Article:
February 10, 2022
Valentine’s Day is inspired by caregiving or healing. Its main symbol is documentation of that love – the less clinical and certainly more commercial version of it anyway – via cards, letters, notes, etc.
Both of these correspond to the daily love stories we see and sometimes participate in as part of directing 24/7 nurse triage phone calls serving homecare health services and hospice triage.
Add to this the fact that traditional Valentine candy “conversation hearts” were designed by a pharmacist, and we have made the case that St. Valentine’s Day truly is an HHH holiday! (FYI, Oliver Chase, the pharmacist inventor was initially solving manufacturing issues with medical lozenges. When Eureka – One small step for care lead to today’s 8 billion annual candy-heart production – and a distant echo to the documentation of love, supposedly between a patient and a healer.)
ST. VALENTINE – MAN OR MEN? PHYSICIAN PRACTICES, OTHER CONTRIBUTIONS
Researchers cannot agree whether St. Valentine was one, two, or even three individuals.
What is known, however, is that this individual or these individuals cared for the afflicted, providing triage services in third-century Europe.
In one version,
Valentine, smitten with the once-blind Julia,
penned her a love letter,
signed “from your Valentine” on the very day of his execution.
In the other version,
it is Julia, now able to see and write,
who inked the love letter to Valentine.
For the Triage Nurse,
the notice of pure care in a non-romantic sense
is the memorable takeaway.
Valentine is known to have provided triage care to those with Epilepsy and the Black Plague. We do not know how much of his/their capabilities came from medical smarts, faith, luck, or lore, but his/their example is famous all the world over.
Legend has it that Valentine restored sight to the blind daughter of a jailer. Julia’s father generously and – quite publicly, indeed overly publicly – rewarded Valentine by freeing the healer and other confined Christians. The new convert shepherded the conversion of 50 members of his family to Christianity.
It was a costly tribute. The emperor of Rome demanded the beheading of Valentine and his greatest convert. February 14 both Valentine and the jailer were executed.
LETTERS OF LOVE? INSIGHT FOR MEDICAL CALL CENTERS?
Smithsonian researchers scoff at any notion of romantic love’s being associated with St. Valentine.
Legend tells it two ways:
In one version, Valentine, smitten with the once-blind Julia, penned her a love letter, signed “from your Valentine” on the very day of his execution.
In the other version, it is Julia, now able to see and write, who inked the love letter to Valentine.
For the Triage Nurse, we vote with the Smithsonian: The notice of pure care in a non-romantic sense is the memorable takeaway.
BEING TODAY’S VALENTINE AS TELEHEALTH NURSING STAFF
Today, more than 145 million Valentine’s cards are penned annually and 8 billion candy hearts deliciously present their mini-missives of love and caring.
For those of us RNs in triage nurse jobs, Valentine’s Day is another day of giving of ourselves and being rewarded for our role. These are, of course, health and hospice roles where patients are being treated, family members and caregivers are doting on loved ones, and clinical and non-clinical staff members are bringing our all to each present moment.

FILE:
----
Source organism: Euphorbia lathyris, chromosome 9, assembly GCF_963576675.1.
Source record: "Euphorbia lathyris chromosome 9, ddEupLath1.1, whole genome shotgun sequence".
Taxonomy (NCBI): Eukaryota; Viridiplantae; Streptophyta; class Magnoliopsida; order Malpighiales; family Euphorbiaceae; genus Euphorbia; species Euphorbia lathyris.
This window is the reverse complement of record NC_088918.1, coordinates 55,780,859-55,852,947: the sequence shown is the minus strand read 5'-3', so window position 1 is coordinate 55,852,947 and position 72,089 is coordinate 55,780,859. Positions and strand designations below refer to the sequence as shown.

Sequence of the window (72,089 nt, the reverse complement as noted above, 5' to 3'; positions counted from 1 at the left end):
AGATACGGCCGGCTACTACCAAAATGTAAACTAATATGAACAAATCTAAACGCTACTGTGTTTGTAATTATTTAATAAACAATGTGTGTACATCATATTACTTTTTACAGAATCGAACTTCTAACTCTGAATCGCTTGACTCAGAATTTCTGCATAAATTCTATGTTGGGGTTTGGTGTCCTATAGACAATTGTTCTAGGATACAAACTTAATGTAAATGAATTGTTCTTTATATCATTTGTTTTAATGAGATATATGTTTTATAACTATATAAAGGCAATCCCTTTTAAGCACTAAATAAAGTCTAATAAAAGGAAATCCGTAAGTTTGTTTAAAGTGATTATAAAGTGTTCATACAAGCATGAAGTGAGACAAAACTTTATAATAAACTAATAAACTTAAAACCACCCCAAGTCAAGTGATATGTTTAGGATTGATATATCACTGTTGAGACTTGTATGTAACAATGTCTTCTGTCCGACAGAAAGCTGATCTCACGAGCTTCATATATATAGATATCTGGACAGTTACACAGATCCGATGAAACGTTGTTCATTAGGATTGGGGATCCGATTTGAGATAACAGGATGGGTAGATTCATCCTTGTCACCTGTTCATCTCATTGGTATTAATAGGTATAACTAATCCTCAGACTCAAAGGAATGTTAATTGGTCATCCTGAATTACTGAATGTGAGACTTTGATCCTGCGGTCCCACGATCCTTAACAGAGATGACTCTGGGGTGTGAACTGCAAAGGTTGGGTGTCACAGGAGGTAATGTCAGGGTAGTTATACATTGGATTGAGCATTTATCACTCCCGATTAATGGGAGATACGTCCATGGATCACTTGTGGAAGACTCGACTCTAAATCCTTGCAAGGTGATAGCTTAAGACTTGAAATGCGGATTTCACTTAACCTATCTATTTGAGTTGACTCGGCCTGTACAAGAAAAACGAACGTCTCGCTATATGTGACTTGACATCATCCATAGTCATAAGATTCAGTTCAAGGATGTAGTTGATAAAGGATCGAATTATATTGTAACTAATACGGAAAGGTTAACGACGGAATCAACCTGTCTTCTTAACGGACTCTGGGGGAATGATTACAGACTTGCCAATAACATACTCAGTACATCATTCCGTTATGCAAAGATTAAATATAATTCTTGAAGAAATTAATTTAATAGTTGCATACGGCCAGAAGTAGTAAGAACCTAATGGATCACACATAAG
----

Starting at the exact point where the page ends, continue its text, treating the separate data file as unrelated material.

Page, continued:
CareXM Nursing Manager Kelli Hall has worked for years as a remote triage nurse from Pearcy, Ark. Before joining CareXM in a telephone nurse triage job almost five years ago, she was a Hospice Program Director for the then 500+-census Arkansas Hospice, which is celebrating its 30th anniversary this year as Arkansas’s largest nonprofit provider of hospice care.
Flourishing child-like joy, Hall and her team would make Valentine’s Boxes from well-loved items ready for re-imagining. Outside judges honored best-in-class entries. Nursing-home patients, IPU patients, and the homebound received hand-crafted boxes stuffed with cards, candy, and chocolates. A chocolate fountain, local vendors’ donated bakery treats and fresh-flower bouquets for loved ones sealed the special holiday.
FEB. 14 WHILE WORKING NURSE TRIAGE JOBS FROM HOME
Each year, Valentine’s Day for me invokes memories of a caregiver’s decades-long love for his spouse.
He contacted the on-call service for telephone triage, distraught about his wife’s level of pain. He helplessly wrestled with his knowledge: He knew that morphine was the right treatment but was terrified of it. He knew that administering morphine would turn the corner and come closer to his accepting her imminent demise.
We talked for about five minutes, following hospice triage protocols. He trusted me, as a phone triage nurse and as a caring coach.
He grieved, acknowledged, and ultimately, accepted coaching for how to, at that moment, show the most love to his greatest love.
In so doing, he accepted her continuing journey and his unique role in helping her receive the most comfort, the greatest love possible on her way toward death. Once on her morphine drip, her tense face eased, her serenity returned. He cried with joy and acceptance.
My colleague and inspiration is Kristy Fisher, our Director of Nursing at CareXM. While serving as a hospMy colleague and inspiration is Kristy Fisher, our Director of Clinical Operations at CareXM. While serving as a hospice triage nurse and then a clinical director for a hospice, she used to collect tributes she received from patients who had passed away but credited her caring in their obituaries. These love letters from beyond the grave document the importance of care and are a faint tribute to someone named Valentine and the many ones he loved and cared for.